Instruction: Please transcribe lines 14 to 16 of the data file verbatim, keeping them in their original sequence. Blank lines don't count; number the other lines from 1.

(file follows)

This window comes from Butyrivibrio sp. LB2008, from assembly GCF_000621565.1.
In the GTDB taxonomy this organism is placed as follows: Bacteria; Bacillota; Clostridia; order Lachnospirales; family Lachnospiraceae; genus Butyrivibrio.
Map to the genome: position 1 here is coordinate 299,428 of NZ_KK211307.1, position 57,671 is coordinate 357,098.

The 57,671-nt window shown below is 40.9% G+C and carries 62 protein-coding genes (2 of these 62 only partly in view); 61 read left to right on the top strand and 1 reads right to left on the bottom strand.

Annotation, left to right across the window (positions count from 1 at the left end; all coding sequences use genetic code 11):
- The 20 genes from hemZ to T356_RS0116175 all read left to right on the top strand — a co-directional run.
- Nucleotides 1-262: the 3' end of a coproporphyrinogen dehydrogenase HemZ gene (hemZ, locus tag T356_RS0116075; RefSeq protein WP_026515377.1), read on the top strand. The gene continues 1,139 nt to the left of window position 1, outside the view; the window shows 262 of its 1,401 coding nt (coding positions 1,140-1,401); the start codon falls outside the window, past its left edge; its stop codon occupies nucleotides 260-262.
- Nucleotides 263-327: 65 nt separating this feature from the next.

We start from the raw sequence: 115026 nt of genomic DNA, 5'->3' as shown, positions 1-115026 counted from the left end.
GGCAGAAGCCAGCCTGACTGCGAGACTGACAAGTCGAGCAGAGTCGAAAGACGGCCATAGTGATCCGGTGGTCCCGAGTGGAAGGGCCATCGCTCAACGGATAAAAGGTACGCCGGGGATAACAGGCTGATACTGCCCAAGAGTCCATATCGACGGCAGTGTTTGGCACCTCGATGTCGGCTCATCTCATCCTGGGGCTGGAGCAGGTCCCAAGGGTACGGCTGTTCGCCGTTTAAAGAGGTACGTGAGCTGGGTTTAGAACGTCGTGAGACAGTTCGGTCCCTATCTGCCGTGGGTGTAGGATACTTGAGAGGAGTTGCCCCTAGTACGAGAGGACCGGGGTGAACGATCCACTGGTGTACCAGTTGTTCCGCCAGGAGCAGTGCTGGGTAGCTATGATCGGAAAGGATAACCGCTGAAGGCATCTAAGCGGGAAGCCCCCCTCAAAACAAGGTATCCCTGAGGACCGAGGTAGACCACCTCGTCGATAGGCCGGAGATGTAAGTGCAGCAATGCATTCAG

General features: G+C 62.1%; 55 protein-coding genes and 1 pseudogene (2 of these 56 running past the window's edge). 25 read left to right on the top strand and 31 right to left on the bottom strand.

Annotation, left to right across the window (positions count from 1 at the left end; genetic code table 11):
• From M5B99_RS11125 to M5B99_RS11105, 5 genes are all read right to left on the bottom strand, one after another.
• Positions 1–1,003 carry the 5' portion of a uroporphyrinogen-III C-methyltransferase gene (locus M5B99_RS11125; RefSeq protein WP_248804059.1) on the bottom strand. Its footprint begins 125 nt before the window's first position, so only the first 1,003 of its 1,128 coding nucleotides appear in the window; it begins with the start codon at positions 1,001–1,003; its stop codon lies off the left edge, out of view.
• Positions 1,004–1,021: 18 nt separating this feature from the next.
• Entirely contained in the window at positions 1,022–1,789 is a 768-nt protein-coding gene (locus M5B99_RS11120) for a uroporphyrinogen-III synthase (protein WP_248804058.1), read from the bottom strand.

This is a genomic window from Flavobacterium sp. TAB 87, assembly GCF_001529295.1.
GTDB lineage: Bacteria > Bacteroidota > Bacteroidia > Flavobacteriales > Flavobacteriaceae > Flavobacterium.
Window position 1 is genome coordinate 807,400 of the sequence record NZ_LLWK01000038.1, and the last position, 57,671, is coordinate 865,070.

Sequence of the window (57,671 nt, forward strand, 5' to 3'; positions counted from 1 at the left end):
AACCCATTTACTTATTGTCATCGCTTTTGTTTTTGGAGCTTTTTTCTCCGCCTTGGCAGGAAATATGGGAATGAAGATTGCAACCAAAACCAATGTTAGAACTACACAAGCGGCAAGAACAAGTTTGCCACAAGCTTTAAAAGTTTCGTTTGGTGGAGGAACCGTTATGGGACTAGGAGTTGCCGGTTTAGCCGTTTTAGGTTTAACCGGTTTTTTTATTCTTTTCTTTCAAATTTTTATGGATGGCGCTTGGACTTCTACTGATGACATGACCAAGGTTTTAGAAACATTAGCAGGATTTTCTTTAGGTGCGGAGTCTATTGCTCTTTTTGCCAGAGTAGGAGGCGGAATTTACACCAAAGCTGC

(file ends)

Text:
• Positions 1–1,003 carry the 5' portion of a uroporphyrinogen-III C-methyltransferase gene (locus M5B99_RS11125; RefSeq protein WP_248804059.1) on the bottom strand. Its footprint begins 125 nt before the window's first position, so only the first 1,003 of its 1,128 coding nucleotides appear in the window; it begins with the start codon at positions 1,001–1,003; its stop codon lies off the left edge, out of view.
• Positions 1,004–1,021: 18 nt separating this feature from the next.
• Entirely contained in the window at positions 1,022–1,789 is a 768-nt protein-coding gene (locus M5B99_RS11120) for a uroporphyrinogen-III synthase (protein WP_248804058.1), read from the bottom strand.